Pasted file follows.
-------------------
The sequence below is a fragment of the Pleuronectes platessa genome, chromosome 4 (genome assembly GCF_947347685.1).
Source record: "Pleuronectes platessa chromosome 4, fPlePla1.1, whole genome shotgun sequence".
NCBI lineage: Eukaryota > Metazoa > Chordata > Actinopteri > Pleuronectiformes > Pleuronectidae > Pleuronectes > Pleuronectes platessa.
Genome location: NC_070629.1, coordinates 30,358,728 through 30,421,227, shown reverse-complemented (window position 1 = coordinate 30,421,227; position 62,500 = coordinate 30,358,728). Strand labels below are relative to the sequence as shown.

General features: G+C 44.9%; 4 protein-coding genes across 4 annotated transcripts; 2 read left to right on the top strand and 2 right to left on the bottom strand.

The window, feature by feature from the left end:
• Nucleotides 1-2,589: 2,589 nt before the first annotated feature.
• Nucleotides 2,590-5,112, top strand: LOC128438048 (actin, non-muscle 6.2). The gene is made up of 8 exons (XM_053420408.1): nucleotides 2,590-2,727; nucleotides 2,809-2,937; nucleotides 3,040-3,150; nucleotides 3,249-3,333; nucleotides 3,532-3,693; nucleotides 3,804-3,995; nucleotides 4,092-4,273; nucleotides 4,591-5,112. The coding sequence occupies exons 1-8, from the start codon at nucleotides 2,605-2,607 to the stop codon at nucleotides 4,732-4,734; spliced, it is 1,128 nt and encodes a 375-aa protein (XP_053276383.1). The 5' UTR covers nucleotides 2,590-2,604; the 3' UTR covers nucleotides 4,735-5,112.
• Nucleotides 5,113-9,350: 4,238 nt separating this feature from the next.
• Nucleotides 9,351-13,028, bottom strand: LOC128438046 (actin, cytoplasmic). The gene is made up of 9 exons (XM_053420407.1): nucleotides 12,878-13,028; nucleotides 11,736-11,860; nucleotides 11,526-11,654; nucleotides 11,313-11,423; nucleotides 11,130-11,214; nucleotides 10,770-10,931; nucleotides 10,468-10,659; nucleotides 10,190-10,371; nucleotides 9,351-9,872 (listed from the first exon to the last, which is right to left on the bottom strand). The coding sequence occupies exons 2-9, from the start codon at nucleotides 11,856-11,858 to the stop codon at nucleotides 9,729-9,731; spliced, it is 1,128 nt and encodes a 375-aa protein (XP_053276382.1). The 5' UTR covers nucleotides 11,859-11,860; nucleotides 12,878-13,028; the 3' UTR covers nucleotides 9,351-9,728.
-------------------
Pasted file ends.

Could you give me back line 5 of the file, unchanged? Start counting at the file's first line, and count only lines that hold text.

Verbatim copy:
General features: G+C 44.9%; 4 protein-coding genes across 4 annotated transcripts; 2 read left to right on the top strand and 2 right to left on the bottom strand.